Sandra Tsing Loh is a writer, performance artist, and radio commentator whose memoir Madwoman in A Volvo: My Year of Raging Hormones was selected as one of The New York Times’ 100 most notable books of 2014. Loh takes her hilarious observations on the female midlife experience to the Edye Theater at the Broad Stage in Santa Monica from July 9 to August 2. We sat down with the multi-talented entertainer to get the scoop on her process, the new era of menopause, and the inspiration behind her upcoming show The B**** is Back: An All-Too Intimate Conversation with Sandra Tsing Loh.
Tell us a little bit about your show.
I’ve never developed a show this way. I was on book tour and where you pretty much just go to a venue, do a 15-minute Q&A, read for 15 minutes and then take questions from the audience, it’s a pretty easy kind of role. But at my UC Santa Barbara appearance, somehow I had missed the memo that there were a couple hundred people in the audience, they had paid money to be there, and I was supposed to speak for 60 minutes. I had no material! So I took some notes to the podium, and I walked off the podium to give them an intro and explain the journey, and I never went back to the podium because these stories and these riffs just started connecting into this journey.
So that’s what this show is. It’ll be in a cabaret space with tables and food and special adult beverages, and we’re just gonna have a ball.
When I spoke at UC Santa Barbara, there was a big age range of women, pre-twenty to eighty, and it was really fun having this cross-cultural conversation. I think for me, it’s not just about menopause; it’s reevaluating all this material we’ve been given about what it means to be a woman, and what we’re supposed to do at different parts of our lives. So, I just want to say everybody’s welcome even if they’re not of menopausal age. We just have a really fun time.
What is your creative process like?
A lot of it starts with the radio commentary I write each week for KPCC’s The Loh Life. Each spot is 2 ½ minutes, so they kind of segment life into bite-sized pieces. Some of those will find their way into books, but the more dramatic incidents that happen become theater or find their way into a longer magazine piece, or might find their way into a book on a bigger scale. So the everyday stuff that happens is radio commentary, but the more dramatic things that happen become larger narrative pieces.
That’s kind of how my mind works. Books become a show, which becomes radio commentary, then a show. All the things play into one another.
You often take a scientific approach to these topics.
In this menopause journey, it’s been interesting to look at the science of menopause. You can do all of these tests on women, and you will have no idea what’s actually going on with them because I think the mind and body and spirit are connected in some pretty interesting ways, for women, particularly. During perimenopause, people will very dismissively say “ah, it’s just hormones,” but hormones are a huge factor in the chemical composition of our body: Do we feel energy? Do we feel drive? Do we feel depressed? So I think that people are still trying to learn more about the relationship between chemical balances and how we feel; we don’t really understand it at all yet.
That mind-body-spirit connection is often trivialized in our culture, as are women’s experiences in menopause. In writing this book, were you on some level looking to bring those experiences to the forefront?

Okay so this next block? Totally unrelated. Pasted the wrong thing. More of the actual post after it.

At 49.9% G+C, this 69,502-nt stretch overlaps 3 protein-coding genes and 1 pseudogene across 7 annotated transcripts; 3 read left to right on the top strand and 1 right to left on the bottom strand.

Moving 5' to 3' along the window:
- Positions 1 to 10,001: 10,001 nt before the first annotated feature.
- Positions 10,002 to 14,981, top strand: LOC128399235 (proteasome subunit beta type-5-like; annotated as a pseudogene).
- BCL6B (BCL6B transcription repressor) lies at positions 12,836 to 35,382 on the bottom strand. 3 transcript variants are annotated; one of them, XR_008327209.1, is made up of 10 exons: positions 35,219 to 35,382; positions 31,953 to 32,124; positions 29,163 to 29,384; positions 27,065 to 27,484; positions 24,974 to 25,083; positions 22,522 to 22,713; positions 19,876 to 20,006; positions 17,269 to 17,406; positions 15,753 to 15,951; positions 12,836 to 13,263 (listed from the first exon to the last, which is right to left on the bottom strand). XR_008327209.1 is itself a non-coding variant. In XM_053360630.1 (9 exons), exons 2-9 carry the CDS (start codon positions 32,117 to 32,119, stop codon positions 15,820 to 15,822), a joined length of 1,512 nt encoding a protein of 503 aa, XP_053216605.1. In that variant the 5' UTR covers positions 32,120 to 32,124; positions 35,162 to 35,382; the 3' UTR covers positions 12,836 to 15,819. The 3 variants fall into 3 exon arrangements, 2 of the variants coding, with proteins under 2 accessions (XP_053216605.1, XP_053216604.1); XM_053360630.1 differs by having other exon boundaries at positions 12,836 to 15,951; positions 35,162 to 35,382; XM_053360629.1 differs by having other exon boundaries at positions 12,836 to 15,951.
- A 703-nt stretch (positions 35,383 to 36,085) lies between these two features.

I’m 53 now and I had that sort of trajectory of “in my twenties, I’ll be smarter than my teens, in my thirties, better than my twenties.” I just thought each decade would escalate upwards in terms of maturity and money and career: “I’ll be Maya Angelou by the time I’m 50! And my face will be on a coin from the Smithsonian!”
And so when I got to the middle of my life where I was like 46, and had this huge breakdown where my marriage exploded, and I didn’t know who I was, and I fell in love with my business partner of ten years, that was just really unheard of.
And there’s still somewhat of a taboo surrounding menopause, even though it’s a totally normal biological process that all women eventually experience.
I am guessing, because we’re in the Cheryl Sanberg Lean In era, and women still make 71 cents on the dollar, we don’t want to give up the gains we’ve made in the workplace. And somehow, part of that is not admitting that mood swings or hormones exist, I mean there’s sort of the latent thing where we want to be like men—everyday is the same, no mood swings, no fluctuations, etc.
But I think men also have a full spectrum of emotions that they experience in midlife, but don’t talk about. I know that in the last few years, David Foster Wallace, Robin Williams, Phillip Seymour Hoffman—these talented, amazing artists really had some difficulty either with their mood or depression in their 40’s and 50’s. So maybe we can just all admit we all feel a whole range of things and that’s ok.
Do you have any words of wisdom for women who are in the midst of menopausal chaos?
I think it’s really a matter of just letting all your standards drop. I think that women have so many “shoulds”—we work, we are in relationships, we parent, we take care of our older parents, we email, we try to keep up on our tweeting, oh, and don’t forget to exercise and be a perfect size 3—there’s a lot that we’re all trying to do at once, and we push forward as if that’s normal. And when menopause or perimenopause comes on you, there are days when you just can’t get out of bed.
And that’s sort of the beginning of wisdom to go “why can’t I get out of bed? Maybe I can take a morning off, or an afternoon, or a day or a weekend.” I think it’s an opportunity to look at your priorities and question how much stuff you’re actually supposed to balance.